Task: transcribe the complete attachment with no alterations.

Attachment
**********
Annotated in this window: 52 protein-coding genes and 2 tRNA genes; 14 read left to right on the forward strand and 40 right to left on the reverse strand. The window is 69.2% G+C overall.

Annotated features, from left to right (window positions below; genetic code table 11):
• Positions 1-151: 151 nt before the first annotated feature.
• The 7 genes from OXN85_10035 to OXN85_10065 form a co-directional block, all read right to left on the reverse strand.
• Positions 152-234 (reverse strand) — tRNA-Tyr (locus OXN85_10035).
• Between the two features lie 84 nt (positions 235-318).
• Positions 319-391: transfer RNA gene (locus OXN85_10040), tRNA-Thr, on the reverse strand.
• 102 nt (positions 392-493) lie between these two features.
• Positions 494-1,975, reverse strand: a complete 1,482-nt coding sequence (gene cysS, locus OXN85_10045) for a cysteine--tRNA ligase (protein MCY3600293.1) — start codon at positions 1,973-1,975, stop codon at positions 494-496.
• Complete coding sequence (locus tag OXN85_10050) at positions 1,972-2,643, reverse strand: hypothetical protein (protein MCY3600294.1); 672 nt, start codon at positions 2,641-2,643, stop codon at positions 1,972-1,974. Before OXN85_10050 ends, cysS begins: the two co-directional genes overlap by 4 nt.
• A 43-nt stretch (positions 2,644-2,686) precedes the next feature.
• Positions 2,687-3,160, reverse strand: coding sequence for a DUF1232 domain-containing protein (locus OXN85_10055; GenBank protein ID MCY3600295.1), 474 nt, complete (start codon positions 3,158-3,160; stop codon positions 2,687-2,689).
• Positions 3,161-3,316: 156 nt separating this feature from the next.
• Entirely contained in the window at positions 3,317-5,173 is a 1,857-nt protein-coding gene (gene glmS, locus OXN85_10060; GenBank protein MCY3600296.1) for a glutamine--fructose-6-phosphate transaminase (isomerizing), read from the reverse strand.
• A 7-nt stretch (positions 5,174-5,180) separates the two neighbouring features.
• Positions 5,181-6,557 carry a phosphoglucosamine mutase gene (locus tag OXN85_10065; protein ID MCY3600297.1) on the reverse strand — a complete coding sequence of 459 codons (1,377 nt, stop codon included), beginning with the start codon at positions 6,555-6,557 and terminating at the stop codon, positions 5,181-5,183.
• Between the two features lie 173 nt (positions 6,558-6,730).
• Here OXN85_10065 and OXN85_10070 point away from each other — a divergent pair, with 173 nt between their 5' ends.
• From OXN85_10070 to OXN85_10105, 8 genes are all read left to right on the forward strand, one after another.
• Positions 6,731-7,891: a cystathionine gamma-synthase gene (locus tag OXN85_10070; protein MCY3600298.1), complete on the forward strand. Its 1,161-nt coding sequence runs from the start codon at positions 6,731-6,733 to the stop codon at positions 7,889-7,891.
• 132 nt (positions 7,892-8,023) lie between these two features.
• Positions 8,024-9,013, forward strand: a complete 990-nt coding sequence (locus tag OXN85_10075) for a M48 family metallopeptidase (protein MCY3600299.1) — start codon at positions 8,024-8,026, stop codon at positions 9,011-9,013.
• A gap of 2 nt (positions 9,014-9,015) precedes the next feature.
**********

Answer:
Annotated in this window: 52 protein-coding genes and 2 tRNA genes; 14 read left to right on the forward strand and 40 right to left on the reverse strand. The window is 69.2% G+C overall.

Annotated features, from left to right (window positions below; genetic code table 11):
• Positions 1-151: 151 nt before the first annotated feature.
• The 7 genes from OXN85_10035 to OXN85_10065 form a co-directional block, all read right to left on the reverse strand.
• Positions 152-234 (reverse strand) — tRNA-Tyr (locus OXN85_10035).
• Between the two features lie 84 nt (positions 235-318).
• Positions 319-391: transfer RNA gene (locus OXN85_10040), tRNA-Thr, on the reverse strand.
• 102 nt (positions 392-493) lie between these two features.
• Positions 494-1,975, reverse strand: a complete 1,482-nt coding sequence (gene cysS, locus OXN85_10045) for a cysteine--tRNA ligase (protein MCY3600293.1) — start codon at positions 1,973-1,975, stop codon at positions 494-496.
• Complete coding sequence (locus tag OXN85_10050) at positions 1,972-2,643, reverse strand: hypothetical protein (protein MCY3600294.1); 672 nt, start codon at positions 2,641-2,643, stop codon at positions 1,972-1,974. Before OXN85_10050 ends, cysS begins: the two co-directional genes overlap by 4 nt.
• A 43-nt stretch (positions 2,644-2,686) precedes the next feature.
• Positions 2,687-3,160, reverse strand: coding sequence for a DUF1232 domain-containing protein (locus OXN85_10055; GenBank protein ID MCY3600295.1), 474 nt, complete (start codon positions 3,158-3,160; stop codon positions 2,687-2,689).
• Positions 3,161-3,316: 156 nt separating this feature from the next.
• Entirely contained in the window at positions 3,317-5,173 is a 1,857-nt protein-coding gene (gene glmS, locus OXN85_10060; GenBank protein MCY3600296.1) for a glutamine--fructose-6-phosphate transaminase (isomerizing), read from the reverse strand.
• A 7-nt stretch (positions 5,174-5,180) separates the two neighbouring features.
• Positions 5,181-6,557 carry a phosphoglucosamine mutase gene (locus tag OXN85_10065; protein ID MCY3600297.1) on the reverse strand — a complete coding sequence of 459 codons (1,377 nt, stop codon included), beginning with the start codon at positions 6,555-6,557 and terminating at the stop codon, positions 5,181-5,183.
• Between the two features lie 173 nt (positions 6,558-6,730).
• Here OXN85_10065 and OXN85_10070 point away from each other — a divergent pair, with 173 nt between their 5' ends.
• From OXN85_10070 to OXN85_10105, 8 genes are all read left to right on the forward strand, one after another.
• Positions 6,731-7,891: a cystathionine gamma-synthase gene (locus tag OXN85_10070; protein MCY3600298.1), complete on the forward strand. Its 1,161-nt coding sequence runs from the start codon at positions 6,731-6,733 to the stop codon at positions 7,889-7,891.
• 132 nt (positions 7,892-8,023) lie between these two features.
• Positions 8,024-9,013, forward strand: a complete 990-nt coding sequence (locus tag OXN85_10075) for a M48 family metallopeptidase (protein MCY3600299.1) — start codon at positions 8,024-8,026, stop codon at positions 9,011-9,013.
• A gap of 2 nt (positions 9,014-9,015) precedes the next feature.